Friday, May 7, 2010

Our Eating Habits Started With Mom

I have a truly wonderful mother. She is up there in years but proudly boasts she can do anything her niece, who is 30 years younger, can do. And better, she likes to add. And she can.

One thing my mother did, was get me started in the wonderful world of food, both in the eating and the cooking department. My first food was chocolate. Mom couldn't resist my big brown eyes pleading with her for a taste of the 5¢ Hershey bar she was eating. She caved, and I still have a difficult time resisting sweets.

The family always sat down to dinner together and the meals were invariably well-balanced. Whether we liked what she was serving or not, my brother and I had to sit at the dinner table until we finished what we were given. We became bona-fide members of the Clean Plate Club. If we refused, we were reminded that children were starving in Europe. And if we finished, our reward was dessert. For me, having dessert was worth eating the baked halibut I always hated, along with the canned peas and carrots and the Rice-a-Roni or whatever Mom had prepared.

As a baby boomer growing up in the 50's, we experienced the evolution of the convenience food era. Processed foods were revered as being time savers for housewives. It was the casserole decade, meat and canned soup combos ended up in the oven and served for supper. Aluminum trays featuring TV dinners became popular and if we were lucky we'd set up a stand in front of the television and devour Swanson's idea of dinner. Powdered pudding and cake mixes became popular. An excess of sugar, salt and chemicals were added to our diets.

There were almost always sweets in the house. The bread drawer was one of my favorite places. I'd surreptitiously slide open the drawer, pull back the metal lid and forage for whatever was available, careful to make it look as though it hadn't been touched, taking off a sliver here and a wedge there. If confronted, I could always blame it on my younger brother.

I still am a member in good standing of the Clean Plate Club and don't feel satisfied unless I get dessert. Of course, my eating habits have changed, along with my food choices, but I still clean my plate!

Years of eating habits are hard to change. I try to stay away from processed foods and have cut down drastically on sugar and salt. Canned food has little or no place in my diet and desserts are, sadly, a thing of the past for now. Mom did establish a lot of good habits and I certainly can't blame my weight problem on her. For all the dieting that I've done in my life, my mother has always been slim and trim. Perhaps I have my father's genes and that side of the family's propensity to be overweight. Whatever the reason, it has been a lifelong struggle, but a battle that I am finally winning.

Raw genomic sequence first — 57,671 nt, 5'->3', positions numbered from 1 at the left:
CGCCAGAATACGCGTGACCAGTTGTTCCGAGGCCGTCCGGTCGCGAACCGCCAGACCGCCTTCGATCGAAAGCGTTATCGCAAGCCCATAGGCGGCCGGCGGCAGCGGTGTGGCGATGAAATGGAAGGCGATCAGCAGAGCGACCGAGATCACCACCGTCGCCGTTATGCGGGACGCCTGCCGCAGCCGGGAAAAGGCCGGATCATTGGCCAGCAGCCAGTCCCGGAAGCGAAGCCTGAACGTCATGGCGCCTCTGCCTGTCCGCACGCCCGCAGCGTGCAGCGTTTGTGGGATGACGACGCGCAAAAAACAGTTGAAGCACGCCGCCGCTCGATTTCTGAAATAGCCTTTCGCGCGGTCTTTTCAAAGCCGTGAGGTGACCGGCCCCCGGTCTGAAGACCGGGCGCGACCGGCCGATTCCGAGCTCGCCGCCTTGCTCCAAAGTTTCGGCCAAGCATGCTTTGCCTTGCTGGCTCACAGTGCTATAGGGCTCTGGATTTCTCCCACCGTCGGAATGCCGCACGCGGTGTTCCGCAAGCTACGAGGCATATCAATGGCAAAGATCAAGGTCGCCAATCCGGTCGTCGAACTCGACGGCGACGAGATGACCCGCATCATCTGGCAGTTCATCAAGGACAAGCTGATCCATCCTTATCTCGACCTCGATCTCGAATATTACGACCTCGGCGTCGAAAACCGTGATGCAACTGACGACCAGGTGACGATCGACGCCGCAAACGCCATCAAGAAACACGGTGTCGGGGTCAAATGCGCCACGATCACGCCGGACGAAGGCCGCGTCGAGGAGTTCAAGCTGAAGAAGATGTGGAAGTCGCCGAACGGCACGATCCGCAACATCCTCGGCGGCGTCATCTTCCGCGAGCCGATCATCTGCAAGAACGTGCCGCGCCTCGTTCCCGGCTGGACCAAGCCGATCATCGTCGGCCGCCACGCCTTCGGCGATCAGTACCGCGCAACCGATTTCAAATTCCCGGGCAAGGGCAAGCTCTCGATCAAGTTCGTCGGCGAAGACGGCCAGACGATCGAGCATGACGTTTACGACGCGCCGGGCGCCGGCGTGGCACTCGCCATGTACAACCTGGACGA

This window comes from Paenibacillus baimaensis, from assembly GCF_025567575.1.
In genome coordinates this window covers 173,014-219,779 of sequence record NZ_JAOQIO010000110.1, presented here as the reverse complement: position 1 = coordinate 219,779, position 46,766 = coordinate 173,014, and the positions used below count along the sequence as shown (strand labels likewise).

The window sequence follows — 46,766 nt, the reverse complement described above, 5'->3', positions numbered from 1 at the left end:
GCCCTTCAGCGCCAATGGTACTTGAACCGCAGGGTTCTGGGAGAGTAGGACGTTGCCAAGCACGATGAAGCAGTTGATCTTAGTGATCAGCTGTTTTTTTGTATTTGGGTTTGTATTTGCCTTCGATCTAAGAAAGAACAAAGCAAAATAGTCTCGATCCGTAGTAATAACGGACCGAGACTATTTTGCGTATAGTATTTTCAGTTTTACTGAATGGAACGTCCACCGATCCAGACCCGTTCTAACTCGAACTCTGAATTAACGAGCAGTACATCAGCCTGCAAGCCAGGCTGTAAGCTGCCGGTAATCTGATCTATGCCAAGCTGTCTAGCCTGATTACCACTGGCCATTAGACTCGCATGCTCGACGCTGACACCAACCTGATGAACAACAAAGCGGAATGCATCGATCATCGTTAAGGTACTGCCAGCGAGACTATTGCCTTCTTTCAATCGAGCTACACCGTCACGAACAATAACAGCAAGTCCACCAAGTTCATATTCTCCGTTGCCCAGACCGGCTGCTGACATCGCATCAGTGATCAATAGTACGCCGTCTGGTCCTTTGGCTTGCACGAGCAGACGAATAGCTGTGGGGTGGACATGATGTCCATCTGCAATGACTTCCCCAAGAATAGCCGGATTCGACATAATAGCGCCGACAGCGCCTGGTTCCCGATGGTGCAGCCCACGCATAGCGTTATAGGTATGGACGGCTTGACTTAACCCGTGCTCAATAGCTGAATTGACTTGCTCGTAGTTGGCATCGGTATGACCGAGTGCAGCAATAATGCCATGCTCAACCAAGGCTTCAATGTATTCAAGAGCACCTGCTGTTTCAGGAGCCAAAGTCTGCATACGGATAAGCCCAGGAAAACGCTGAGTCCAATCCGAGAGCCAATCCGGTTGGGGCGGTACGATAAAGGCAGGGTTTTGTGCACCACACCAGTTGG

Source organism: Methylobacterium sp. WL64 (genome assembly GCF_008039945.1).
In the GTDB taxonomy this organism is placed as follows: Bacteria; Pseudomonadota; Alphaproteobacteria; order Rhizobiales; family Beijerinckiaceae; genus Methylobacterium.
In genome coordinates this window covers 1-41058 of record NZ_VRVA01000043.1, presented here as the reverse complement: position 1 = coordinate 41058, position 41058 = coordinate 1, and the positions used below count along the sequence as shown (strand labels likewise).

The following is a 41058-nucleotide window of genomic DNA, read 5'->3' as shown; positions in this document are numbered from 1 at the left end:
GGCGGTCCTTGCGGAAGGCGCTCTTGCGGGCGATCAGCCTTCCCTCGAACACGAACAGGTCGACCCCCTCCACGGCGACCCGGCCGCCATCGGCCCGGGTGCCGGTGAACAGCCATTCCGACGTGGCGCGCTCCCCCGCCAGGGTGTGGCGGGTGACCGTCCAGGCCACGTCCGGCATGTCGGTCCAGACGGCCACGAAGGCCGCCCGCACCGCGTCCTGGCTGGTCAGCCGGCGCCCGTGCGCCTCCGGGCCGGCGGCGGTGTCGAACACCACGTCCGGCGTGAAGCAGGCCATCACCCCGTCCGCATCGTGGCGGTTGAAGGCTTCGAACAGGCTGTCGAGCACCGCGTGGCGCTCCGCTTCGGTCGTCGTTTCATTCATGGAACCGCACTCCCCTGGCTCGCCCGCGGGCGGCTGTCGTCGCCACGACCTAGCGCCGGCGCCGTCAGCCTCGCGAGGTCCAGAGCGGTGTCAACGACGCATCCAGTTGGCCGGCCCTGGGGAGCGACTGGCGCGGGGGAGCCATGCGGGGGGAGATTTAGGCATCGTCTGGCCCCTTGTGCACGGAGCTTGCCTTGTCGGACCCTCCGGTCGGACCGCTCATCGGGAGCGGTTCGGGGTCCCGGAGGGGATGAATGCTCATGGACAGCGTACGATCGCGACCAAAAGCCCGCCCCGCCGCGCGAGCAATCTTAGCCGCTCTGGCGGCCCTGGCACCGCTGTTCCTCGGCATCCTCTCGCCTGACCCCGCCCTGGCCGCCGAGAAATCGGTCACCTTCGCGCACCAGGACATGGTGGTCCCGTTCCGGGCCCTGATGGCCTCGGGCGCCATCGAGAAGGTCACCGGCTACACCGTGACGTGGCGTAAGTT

So this Mother's Day, I'd like to thank mothers everywhere, for all they have done for us. And for today's mothers for steering their children in healthy directions at the dinner table.

What about you? Has your mother made you what you are today when it comes to eating? Or did she instill good eating habits that you still maintain today?


FOODalogue said...

Very nice piece...nostalgic. It brought back some memories.

Karen@WaistingTime said...

My mother probably laid a foundation for much better eating habits than I developed. And she herself never has issues with food and easily handles moderation. But there certainly were unhealthy snacks in the house and a love for ice cream:)

Big Clyde said...

Oh, I remember those tv dinners and all the processed food. I really think that our parents didn't realize the habits that were being formed in us. My mom is struggling with the after-effects now of poor eating and a very sedentary lifestyle. I love her so much.

Jules - Big Girl Bombshell said...

Great post. Yes, my Mom laid the foundation for my eating habits and none too healthy. I use to be a member of the clean plate club. I let my membership expires several years ago. I always leave at least one bite on the plate.
I started cooking dinners when I was 10 because Mom worked nights. A main staple was banquet fried chicken, instant mashed potatoes and a can of green beans.
I am re=learning all these basics but it is all worth it.

Lucy said...

Oh yeah. There are generations of women behind my mother, all relaying their food influences on me. Every single woman going back as many generations as I have photographs of was overweight. But they still used food as "power". Food = Love, apparently. (But I will be the one to break the chain, to break the habits of girls will eat instinctively from hunger, not for comfort or love)

Stephen said...

Truthfully, my mom did contribute to my bad eating habits, and although I still live with her (sadly, I'm 30), I have learned to control my eating and also say no to my mother.

We all have our battles, and I'm happy to see that you're winning.


Patrick said...

My mother didn't set the tone much for what to eat in terms of healthy vs. unhealthy to the degree that either she or I think of it today. But she did give us unconditional memberships to the Clean Plate Club. She developed her sense of healthy eating in her late 40's when she decided to drop a bunch of weight and get healthy. Until then, and when we were kids, she didn't make meals that were overly unhealthy, they simply weren't as balanced as we know they should be today and we were allowed to do seconds, or thirds before dessert.